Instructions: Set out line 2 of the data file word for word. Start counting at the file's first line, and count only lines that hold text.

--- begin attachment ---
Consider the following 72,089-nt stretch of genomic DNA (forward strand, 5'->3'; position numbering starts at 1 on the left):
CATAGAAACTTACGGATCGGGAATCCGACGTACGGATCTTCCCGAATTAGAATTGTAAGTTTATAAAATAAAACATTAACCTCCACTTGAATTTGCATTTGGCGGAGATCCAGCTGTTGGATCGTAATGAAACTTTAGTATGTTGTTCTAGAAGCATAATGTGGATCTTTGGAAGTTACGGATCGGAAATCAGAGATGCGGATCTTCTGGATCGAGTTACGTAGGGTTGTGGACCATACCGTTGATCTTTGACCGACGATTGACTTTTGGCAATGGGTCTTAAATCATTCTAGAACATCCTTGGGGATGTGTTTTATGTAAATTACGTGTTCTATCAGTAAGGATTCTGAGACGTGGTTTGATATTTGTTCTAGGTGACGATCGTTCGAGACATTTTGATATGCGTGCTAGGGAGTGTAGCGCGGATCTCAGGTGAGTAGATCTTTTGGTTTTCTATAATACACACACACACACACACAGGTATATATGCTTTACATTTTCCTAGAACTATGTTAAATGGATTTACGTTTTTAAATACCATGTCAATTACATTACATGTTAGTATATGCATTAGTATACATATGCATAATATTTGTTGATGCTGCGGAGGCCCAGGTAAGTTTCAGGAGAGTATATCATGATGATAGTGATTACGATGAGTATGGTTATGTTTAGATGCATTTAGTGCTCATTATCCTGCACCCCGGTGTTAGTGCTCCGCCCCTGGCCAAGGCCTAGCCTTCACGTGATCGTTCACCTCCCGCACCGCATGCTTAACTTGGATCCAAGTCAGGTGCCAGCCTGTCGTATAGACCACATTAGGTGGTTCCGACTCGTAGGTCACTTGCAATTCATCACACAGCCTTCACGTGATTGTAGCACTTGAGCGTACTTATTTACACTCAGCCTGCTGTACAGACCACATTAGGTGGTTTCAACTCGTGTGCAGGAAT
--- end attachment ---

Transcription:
CATAGAAACTTACGGATCGGGAATCCGACGTACGGATCTTCCCGAATTAGAATTGTAAGTTTATAAAATAAAACATTAACCTCCACTTGAATTTGCATTTGGCGGAGATCCAGCTGTTGGATCGTAATGAAACTTTAGTATGTTGTTCTAGAAGCATAATGTGGATCTTTGGAAGTTACGGATCGGAAATCAGAGATGCGGATCTTCTGGATCGAGTTACGTAGGGTTGTGGACCATACCGTTGATCTTTGACCGACGATTGACTTTTGGCAATGGGTCTTAAATCATTCTAGAACATCCTTGGGGATGTGTTTTATGTAAATTACGTGTTCTATCAGTAAGGATTCTGAGACGTGGTTTGATATTTGTTCTAGGTGACGATCGTTCGAGACATTTTGATATGCGTGCTAGGGAGTGTAGCGCGGATCTCAGGTGAGTAGATCTTTTGGTTTTCTATAATACACACACACACACACACAGGTATATATGCTTTACATTTTCCTAGAACTATGTTAAATGGATTTACGTTTTTAAATACCATGTCAATTACATTACATGTTAGTATATGCATTAGTATACATATGCATAATATTTGTTGATGCTGCGGAGGCCCAGGTAAGTTTCAGGAGAGTATATCATGATGATAGTGATTACGATGAGTATGGTTATGTTTAGATGCATTTAGTGCTCATTATCCTGCACCCCGGTGTTAGTGCTCCGCCCCTGGCCAAGGCCTAGCCTTCACGTGATCGTTCACCTCCCGCACCGCATGCTTAACTTGGATCCAAGTCAGGTGCCAGCCTGTCGTATAGACCACATTAGGTGGTTCCGACTCGTAGGTCACTTGCAATTCATCACACAGCCTTCACGTGATTGTAGCACTTGAGCGTACTTATTTACACTCAGCCTGCTGTACAGACCACATTAGGTGGTTTCAACTCGTGTGCAGGAAT